Q: Archbishop J, what do you hope for this Advent?
My hope this Advent is that each family will find ways in this season to deepen its relationship with Christ and among its members. This is the time when we contemplate the most beautiful and profound mysteries of our faith.
To choose, intentionally, as a family to enter into this time together will open the portal to the mystery that is Christ. In and through this mystery, the family will find its identity and thus its mission.
The purpose of Advent is to prepare for Christ’s coming. Many times, people skip Advent and go straight to Christmas—in October. This year let us, as families, use the Advent season to prepare for Christ’s birth in our hearts at Christmas time.
The Catechism of the Catholic Church speaks about prayer this way: “The drama of prayer is fully revealed to us in the Word who became flesh and dwells among us” (2598).
Advent is given as gift by the Church so we can contemplate the drama and the events surrounding the birth of the Word who became flesh. Let us set aside these four weeks of Advent to make this most special journey towards Christ.
Several family activities during the Advent season can significantly enrich the journey to Christmas and the encounter with the Christ child. I will explore a few with you, to get you going.
The five candles—three purple, one rose coloured and one white—have been given various interpretations. We will use one convention here; there are others.
It will be wonderful to gather the family on each of the four Sundays of Advent to light the candle in a short prayer ritual. This will focus the family on Christ and assist its members to live the journey to Christmas.
The first candle symbolises ‘Hope’ and is often called the Prophet’s candle. It reminds us of the hope that the prophets had as they foretold the coming Messiah. They spoke to what they had not yet seen and waited for that which was not yet revealed. So too in this Advent we wait in hope for the coming of the Messiah to our families and our hearts.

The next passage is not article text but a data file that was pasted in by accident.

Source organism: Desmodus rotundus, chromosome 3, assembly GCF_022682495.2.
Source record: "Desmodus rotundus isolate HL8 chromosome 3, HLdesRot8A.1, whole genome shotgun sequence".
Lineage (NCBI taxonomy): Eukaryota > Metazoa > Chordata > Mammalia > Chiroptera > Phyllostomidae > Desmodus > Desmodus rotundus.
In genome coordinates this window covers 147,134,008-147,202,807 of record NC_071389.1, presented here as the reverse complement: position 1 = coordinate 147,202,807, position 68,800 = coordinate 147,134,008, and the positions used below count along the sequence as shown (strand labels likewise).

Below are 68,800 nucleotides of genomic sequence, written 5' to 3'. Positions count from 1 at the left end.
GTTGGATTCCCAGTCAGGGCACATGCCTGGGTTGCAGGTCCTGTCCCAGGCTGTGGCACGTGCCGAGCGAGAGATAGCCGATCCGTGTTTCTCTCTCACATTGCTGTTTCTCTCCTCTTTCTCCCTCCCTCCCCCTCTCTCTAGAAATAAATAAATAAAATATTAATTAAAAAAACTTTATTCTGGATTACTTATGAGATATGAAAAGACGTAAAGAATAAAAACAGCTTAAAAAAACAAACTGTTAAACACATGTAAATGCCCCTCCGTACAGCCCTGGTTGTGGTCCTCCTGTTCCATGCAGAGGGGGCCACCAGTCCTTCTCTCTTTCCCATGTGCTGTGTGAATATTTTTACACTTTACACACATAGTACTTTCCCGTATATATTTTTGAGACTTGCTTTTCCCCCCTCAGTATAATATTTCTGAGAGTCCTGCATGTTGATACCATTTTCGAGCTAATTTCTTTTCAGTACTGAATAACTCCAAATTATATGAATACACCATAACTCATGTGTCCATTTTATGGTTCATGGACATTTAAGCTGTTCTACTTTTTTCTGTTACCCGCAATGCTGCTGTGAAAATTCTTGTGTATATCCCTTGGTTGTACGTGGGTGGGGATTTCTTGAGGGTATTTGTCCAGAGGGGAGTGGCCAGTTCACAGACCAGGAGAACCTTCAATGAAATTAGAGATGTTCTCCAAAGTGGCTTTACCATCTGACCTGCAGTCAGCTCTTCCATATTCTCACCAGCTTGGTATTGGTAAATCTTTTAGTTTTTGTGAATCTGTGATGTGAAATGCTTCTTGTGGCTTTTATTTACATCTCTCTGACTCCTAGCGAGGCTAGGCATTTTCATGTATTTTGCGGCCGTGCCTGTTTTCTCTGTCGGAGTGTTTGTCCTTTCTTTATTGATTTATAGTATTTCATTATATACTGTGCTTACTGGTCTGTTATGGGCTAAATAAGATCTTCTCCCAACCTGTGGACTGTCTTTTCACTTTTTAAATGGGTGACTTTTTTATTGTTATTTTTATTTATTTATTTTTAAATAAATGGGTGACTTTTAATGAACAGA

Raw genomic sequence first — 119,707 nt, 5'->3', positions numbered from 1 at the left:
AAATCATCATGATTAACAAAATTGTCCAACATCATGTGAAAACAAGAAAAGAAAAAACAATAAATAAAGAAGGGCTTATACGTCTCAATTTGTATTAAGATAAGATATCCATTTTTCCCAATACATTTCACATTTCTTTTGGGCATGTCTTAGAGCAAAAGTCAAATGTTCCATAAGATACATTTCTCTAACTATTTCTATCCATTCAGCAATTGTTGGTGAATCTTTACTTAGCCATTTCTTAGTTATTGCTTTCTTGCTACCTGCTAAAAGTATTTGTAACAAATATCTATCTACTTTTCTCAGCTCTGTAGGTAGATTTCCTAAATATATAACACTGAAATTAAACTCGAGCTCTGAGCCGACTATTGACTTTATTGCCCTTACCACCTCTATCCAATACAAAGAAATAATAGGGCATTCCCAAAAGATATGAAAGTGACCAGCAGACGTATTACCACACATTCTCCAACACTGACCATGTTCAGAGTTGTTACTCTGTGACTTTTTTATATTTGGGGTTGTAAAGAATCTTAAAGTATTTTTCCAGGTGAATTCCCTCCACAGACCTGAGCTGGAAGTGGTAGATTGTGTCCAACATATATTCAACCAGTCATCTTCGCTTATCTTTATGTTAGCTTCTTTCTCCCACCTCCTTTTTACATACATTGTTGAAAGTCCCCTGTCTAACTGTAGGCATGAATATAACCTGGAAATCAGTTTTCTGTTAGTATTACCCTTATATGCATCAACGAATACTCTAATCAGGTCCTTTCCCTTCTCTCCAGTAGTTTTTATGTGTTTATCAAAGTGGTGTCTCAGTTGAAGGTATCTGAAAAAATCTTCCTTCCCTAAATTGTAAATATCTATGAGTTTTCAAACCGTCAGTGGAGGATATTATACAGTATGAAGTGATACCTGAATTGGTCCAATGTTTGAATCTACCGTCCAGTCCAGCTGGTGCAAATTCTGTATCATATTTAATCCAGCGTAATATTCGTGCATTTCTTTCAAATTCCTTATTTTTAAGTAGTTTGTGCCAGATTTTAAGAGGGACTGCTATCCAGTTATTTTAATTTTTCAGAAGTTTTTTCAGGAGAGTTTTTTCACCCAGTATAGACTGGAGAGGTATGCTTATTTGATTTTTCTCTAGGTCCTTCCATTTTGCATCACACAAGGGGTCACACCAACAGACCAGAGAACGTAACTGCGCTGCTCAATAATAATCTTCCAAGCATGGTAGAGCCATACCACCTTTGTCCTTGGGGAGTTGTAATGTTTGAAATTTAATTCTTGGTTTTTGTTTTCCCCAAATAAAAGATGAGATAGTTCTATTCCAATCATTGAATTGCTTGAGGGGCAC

The second candle symbolises ‘Faith’ and is called the Bethlehem candle. The prophet Micah foretold that the Messiah would be born in Bethlehem (Micah 5:2). This prophecy led the Magi to the child. May it lead your family to the Christ child this year.
The third candle stands for ‘Joy’ and is called the Shepherd’s candle. This is the rose-coloured one. It is important when you light the first candle that you arrange it, so the rose-coloured candle is lit at the start of the third week.
This is the joyful Sunday of Advent, meant as a break from the penitential nature of the season, as we look forward more fully to the coming of Christ. The angels received great joy at His coming and so too your family will be abundantly blessed.
The fourth candle represents ‘Peace’ and is called the Angels’ candle. They were the ones who brought great peace when they greeted the shepherds. Their ministry to us brings us peace as we welcome God into our family and home.
The fifth candle, the white one, is placed in the middle of the wreath. It represents the coming of the Christ child. This is lit on Christmas Day.
Each week as you light a candle, reflect on the way your family experiences the particular theme or virtue in your family. What is there to hope for? How do we express our faith? How do we experience and express joy as a family? What brings us peace?
Purchase Advent Prayer and Reflection from the Archdiocesan Family Life Commission. It will assist you in having a great Advent season. You can purchase the wreath at most Catholic bookstores.
The Jesse Tree is a great family tradition. Again, its depiction varies greatly. One way is to place, each day of December, an ornament representing one of the historical figures or events that points or leads up to the coming of the Christ child. The activity requires choosing a Scripture for each day which gives the main idea for the ornament. The ornaments are put on the tree during a time of prayer and reflection on the verse of Scripture.
Making your crèche provides a very good catechetical moment. If the children are old enough have them research the concept of the crèche. Where did it come from? Why the animals, and their significance?
To involve the children in creating the Nativity scene is an important way to cultivate family traditions that transmit faith to the next generation.
When you build your crèche, do not put the child in just yet. Put the empty crib somewhere in the house as a reminder that we are waiting for the Messiah. Have the family pause before the empty crèche every day and pray for Christ’s coming.
Some families have the tradition of Advent angels. On the first Sunday of Advent have the family exchange names written on folded slips of paper. No-one should know his or her Advent angel. Each week do something nice for the person you have chosen. Become an Advent angel. At Christmas give the person a gift (from the ‘Advent angel’) and speak about the experience of being an Advent angel and receiving the love from your angel.
All of these suggestions are ways of creating holy moments during Advent. A holy moment is when we try, as best as we can, to make God’s will real in the moment.
Let us try this Advent to create one holy moment each day.
Advent is a great time for families, let us use this season to bring our families together in prayer and reflection.
Besides the activities recommended above, give something—food, toys, clothes—to a poor family this year.